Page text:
Multilateral development banks (MDBs) made 45% of all climate finance commitments between 2013 and 2021. Among them, the World Bank is far and away the single largest provider of climate-related development finance in the world (Figure 1) – MDB or otherwise. But size is not everything. While the World Bank’s climate finance commitments are highly concessional and focused on adaptation, other MDB peers commit a greater proportion of climate finance to least developed countries (LDCs) and as a share of their overall financing. The additionality of the Bank’s climate finance is also questionable, at least from publicly available data.
Concessionality is a key positive for climate finance committed by the World Bank: 46% of its total climate finance commitments made between 2013 and 2021 were considered concessional. This is partly due to the relatively large use of grants (11% across 2013-2021) by the Bank to provide climate finance. Only the African Development Bank (AfDB) provided a greater proportion of grant funding (17%), and the World Bank remains far ahead of the next most ‘generous’ MDB, the Asian Development Bank (AsDB, 4.8%).
Another strength of the World Bank is the consistently high share of climate finance directed towards adaptation (Figure 2). From 2013 to 2021, commitments to adaptation grew relatively consistently and in total amounted to 47.6% of climate finance commitments from the World Bank. This comes very close to the Bank’s goal of allocating 50% of its climate finance towards adaptation, and is second only to the ratio achieved by the AfDB (49.5%). Success here seems to reflect clear linkages between economic development and adaptive capacity, as well as the advantages of the World Bank’s country-driven programming in responding to developing countries’ prioritisation of adaptation action.
The World Bank also provides a relatively high share of climate finance to countries that need it the most: 35% of its climate finance goes to Africa and another 47% goes to Asia, regions which have been identified as among the most vulnerable to climate change effects.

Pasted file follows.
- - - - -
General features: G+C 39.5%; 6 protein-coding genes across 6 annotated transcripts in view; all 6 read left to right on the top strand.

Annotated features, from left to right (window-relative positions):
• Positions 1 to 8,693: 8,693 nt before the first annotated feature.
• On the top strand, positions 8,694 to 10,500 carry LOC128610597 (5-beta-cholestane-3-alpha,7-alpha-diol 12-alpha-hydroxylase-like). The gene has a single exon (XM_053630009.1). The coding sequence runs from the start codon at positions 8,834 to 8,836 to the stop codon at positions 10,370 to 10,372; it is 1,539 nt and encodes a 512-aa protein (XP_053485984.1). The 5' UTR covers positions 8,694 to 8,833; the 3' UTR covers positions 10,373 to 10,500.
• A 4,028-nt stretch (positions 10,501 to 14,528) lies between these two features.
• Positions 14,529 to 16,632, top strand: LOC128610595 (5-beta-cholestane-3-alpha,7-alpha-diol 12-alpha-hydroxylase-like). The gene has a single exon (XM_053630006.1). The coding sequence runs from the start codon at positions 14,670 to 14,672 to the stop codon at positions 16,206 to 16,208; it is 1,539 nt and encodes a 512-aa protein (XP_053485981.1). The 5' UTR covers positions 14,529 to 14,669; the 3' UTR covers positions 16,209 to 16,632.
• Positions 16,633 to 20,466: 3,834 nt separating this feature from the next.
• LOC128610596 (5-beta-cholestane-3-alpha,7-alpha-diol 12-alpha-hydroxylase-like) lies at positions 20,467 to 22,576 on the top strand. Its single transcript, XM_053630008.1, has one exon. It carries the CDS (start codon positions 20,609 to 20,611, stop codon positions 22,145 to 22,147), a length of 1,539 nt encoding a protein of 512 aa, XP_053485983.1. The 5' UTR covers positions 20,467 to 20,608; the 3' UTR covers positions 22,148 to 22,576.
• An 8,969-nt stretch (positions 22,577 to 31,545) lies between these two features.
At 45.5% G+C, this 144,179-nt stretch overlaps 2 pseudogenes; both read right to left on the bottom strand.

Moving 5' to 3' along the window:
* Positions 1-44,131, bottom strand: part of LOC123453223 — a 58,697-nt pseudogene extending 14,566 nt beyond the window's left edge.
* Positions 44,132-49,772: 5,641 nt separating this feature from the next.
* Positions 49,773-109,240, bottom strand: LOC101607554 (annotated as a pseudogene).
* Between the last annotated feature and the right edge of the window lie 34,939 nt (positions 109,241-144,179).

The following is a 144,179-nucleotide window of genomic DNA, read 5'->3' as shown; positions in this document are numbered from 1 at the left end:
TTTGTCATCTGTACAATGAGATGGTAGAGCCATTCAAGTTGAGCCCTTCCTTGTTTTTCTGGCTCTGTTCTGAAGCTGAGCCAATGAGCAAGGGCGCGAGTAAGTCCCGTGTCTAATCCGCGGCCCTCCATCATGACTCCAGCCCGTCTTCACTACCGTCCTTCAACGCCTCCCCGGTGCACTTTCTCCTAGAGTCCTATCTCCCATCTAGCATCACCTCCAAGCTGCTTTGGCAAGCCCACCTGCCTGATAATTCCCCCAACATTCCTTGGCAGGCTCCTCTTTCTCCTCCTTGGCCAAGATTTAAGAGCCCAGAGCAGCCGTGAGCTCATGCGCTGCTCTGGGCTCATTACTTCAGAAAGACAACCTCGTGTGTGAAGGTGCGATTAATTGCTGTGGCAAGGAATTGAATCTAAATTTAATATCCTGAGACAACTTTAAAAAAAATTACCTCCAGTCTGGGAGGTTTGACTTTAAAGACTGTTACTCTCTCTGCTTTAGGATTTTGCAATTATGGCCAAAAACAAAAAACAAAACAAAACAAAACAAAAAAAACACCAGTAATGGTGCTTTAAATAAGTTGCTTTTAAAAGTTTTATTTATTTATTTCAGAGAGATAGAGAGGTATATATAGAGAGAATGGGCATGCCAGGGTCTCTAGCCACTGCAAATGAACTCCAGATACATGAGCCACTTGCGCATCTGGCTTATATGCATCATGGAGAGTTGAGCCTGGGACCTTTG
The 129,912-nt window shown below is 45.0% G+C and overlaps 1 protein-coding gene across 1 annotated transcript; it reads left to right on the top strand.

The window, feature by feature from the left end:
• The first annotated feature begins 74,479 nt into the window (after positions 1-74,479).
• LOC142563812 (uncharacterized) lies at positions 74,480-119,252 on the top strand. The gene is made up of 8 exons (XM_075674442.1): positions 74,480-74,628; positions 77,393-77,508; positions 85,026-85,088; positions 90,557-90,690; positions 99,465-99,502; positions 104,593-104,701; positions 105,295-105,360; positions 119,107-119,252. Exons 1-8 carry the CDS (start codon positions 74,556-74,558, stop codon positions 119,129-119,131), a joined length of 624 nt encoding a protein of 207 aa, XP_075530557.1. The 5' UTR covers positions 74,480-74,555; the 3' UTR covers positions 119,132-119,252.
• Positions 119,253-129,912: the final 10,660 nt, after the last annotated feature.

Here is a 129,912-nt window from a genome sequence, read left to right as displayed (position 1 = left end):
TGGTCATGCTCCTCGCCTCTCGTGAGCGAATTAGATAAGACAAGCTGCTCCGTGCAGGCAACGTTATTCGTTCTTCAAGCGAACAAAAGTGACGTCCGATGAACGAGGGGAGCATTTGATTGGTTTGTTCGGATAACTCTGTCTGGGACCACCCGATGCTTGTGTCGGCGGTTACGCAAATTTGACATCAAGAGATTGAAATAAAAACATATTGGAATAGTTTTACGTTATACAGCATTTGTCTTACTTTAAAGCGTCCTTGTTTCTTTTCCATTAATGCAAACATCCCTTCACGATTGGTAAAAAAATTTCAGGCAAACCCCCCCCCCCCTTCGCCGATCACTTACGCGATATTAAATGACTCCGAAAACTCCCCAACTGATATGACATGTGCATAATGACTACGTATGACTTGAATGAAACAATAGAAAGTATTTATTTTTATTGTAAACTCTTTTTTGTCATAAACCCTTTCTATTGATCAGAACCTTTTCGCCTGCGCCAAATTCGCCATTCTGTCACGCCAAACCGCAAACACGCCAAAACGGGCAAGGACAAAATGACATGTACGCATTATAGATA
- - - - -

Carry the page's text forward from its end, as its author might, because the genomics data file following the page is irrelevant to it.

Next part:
There is however still some room for improvement. While middle income countries undoubtedly require climate finance to decarbonise and adapt to climate change, LDCs have been promised less than 30% of total climate finance committed by the World Bank (Figure 3), despite being heavily exposed to climate change effects and more stringent fiscal constraints. In this respect, the World Bank falls behind peers including the AfDB and the Islamic Development Bank, but remains more targeted to LDC needs than other major MDBs including the AsDB and the European Investment Bank.
The World Bank also underachieves relative to its peers in the importance it places on climate action, as represented by the share of total financing. The Bank’s Climate Change Action Plan for 2021-25 has a goal of 35% of its development finance going towards climate action – an increase from the 26% average achieved in 2016-20. However, the Bank appears notably less aspirational than most of its MDB peers (Figure 4). While the AsDB’s goal appears larger at face value – with 75% of committed operations to support climate action over three-year rolling periods, and climate finance from its own resources to reach $100 billion between 2019 and 2030 – comparisons are difficult due to the different metrics in use (the AsDB is therefore excluded from Figure 4).
One explanation for the World Bank’s relatively unambitious target is the institution’s broad coverage across sectors like education and health as well as infrastructure, especially in comparison to other MDBs. This likely makes it harder for the Bank to prioritise climate action without reducing efforts in areas of development where synergies with climate action are less clear. Regardless, the implication is then that the Bank’s status as the largest climate finance provider is merely a function of its overall scale, rather than an overt emphasis in the institution on climate finance.
The additionality of the World Bank’s climate finance also remains unclear. The Bank’s climate finance commitments have grown faster than development finance commitments across the World Bank as a whole (Figure 5). It is difficult to establish whether this means that the Bank’s increased focus on climate has come at the expense of other development priorities; that the Bank has done a better job at identifying projects to fund that aid both development and climate action; or that more projects have been labelled climate-related without substantiation.
What, then, does this mean for the greater focus on climate change proposed in the World Bank’s evolution roadmap for its future operations? To do more and better on climate in the short run, the Bank’s first priorities should be to use new instruments to make better use of its existing capital, and improve transparency around disbursement rates and the effectiveness of the projects it finances. Moving forward, an explicit reference in the World Bank’s mission to climate change or global public goods more broadly, as well as a capital increase, would help ensure further climate finance from the Bank is genuinely new and additional.